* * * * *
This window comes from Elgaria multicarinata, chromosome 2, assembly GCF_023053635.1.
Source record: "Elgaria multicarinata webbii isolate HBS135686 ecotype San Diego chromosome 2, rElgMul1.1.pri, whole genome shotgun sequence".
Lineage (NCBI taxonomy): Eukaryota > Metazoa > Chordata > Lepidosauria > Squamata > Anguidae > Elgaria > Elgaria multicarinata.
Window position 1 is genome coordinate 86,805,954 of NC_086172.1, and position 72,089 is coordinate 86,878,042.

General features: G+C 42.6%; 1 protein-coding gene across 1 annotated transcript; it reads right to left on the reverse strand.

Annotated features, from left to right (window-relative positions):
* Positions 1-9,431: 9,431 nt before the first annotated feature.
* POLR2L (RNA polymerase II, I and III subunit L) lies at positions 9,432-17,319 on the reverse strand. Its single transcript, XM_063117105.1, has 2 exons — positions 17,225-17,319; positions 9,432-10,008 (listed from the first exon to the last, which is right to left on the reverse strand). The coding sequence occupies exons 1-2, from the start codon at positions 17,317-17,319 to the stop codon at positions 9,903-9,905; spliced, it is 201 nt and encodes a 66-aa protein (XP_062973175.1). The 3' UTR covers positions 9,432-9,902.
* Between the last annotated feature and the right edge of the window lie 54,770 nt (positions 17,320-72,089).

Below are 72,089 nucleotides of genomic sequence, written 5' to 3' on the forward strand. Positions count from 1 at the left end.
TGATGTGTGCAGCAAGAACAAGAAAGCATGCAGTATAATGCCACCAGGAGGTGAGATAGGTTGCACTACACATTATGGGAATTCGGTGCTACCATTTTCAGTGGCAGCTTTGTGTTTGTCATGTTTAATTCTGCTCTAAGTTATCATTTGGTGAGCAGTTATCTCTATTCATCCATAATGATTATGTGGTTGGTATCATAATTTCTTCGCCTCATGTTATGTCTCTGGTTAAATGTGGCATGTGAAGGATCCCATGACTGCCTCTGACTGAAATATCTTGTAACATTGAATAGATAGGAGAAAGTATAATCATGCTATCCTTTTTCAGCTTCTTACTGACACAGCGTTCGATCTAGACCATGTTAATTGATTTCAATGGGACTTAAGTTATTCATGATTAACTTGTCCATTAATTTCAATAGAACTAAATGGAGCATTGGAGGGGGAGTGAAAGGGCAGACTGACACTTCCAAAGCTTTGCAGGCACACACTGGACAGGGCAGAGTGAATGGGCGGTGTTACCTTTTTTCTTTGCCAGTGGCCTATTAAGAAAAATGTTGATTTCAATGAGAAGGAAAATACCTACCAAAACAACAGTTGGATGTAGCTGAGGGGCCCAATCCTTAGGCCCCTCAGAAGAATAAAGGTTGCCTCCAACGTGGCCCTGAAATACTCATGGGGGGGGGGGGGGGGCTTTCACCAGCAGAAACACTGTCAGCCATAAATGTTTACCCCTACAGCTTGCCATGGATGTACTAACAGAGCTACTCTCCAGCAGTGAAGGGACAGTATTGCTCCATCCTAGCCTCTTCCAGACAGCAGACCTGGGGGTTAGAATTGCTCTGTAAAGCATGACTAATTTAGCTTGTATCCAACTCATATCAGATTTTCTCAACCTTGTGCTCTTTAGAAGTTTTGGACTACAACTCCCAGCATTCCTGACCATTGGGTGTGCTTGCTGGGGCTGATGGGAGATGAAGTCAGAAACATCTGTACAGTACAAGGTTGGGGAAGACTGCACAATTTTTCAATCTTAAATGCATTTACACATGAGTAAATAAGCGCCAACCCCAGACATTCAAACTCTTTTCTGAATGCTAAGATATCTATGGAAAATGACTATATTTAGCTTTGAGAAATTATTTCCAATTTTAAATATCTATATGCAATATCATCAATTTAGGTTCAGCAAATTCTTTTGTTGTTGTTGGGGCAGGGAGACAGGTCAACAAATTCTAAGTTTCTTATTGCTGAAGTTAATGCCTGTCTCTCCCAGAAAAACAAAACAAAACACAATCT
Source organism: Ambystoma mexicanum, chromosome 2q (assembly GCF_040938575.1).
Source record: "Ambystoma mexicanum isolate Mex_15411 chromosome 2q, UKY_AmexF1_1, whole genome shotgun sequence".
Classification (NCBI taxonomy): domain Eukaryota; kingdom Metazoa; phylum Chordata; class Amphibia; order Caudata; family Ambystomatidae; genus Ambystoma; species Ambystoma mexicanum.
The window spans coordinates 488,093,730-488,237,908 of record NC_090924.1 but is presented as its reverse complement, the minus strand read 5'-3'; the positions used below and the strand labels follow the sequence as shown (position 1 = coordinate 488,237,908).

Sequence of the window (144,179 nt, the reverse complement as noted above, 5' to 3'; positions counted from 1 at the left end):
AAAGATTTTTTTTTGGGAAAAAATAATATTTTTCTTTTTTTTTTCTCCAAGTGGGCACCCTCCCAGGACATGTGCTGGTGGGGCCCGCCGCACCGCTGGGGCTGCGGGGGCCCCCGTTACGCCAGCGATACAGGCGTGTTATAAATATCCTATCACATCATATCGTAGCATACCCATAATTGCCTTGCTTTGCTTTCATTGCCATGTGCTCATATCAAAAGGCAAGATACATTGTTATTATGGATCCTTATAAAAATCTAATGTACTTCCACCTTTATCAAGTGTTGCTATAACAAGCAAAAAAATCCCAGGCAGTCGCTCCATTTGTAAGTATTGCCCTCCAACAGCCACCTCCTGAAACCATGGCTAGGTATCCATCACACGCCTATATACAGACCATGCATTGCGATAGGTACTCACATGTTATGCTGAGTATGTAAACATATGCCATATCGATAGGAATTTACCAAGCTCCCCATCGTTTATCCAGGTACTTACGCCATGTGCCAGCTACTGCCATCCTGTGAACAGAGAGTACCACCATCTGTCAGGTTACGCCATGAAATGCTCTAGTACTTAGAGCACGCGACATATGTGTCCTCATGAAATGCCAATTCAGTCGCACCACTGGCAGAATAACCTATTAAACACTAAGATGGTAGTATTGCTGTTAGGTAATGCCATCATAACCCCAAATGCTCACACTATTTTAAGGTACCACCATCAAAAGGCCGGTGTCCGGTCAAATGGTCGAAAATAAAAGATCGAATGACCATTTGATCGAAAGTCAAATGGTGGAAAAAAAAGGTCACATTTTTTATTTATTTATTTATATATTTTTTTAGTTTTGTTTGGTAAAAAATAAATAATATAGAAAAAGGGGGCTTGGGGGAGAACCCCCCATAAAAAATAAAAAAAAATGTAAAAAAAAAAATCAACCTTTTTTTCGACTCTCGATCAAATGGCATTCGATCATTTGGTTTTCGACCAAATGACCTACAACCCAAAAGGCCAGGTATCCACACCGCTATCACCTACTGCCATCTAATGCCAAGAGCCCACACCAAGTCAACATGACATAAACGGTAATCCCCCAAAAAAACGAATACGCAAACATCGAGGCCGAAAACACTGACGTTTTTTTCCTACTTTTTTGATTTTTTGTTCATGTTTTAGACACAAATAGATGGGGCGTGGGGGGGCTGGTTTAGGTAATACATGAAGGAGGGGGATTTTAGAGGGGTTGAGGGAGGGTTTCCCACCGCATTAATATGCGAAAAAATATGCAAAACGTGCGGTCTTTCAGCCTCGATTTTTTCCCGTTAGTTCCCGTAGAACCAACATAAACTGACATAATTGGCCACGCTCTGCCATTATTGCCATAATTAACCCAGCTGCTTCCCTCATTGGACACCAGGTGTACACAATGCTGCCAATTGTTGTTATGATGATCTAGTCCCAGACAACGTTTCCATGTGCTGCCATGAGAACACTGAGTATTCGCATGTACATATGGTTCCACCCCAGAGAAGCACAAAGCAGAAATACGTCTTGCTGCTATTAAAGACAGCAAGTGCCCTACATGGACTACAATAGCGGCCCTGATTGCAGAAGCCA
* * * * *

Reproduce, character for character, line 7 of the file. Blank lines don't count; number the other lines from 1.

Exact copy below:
* Positions 1-9,431: 9,431 nt before the first annotated feature.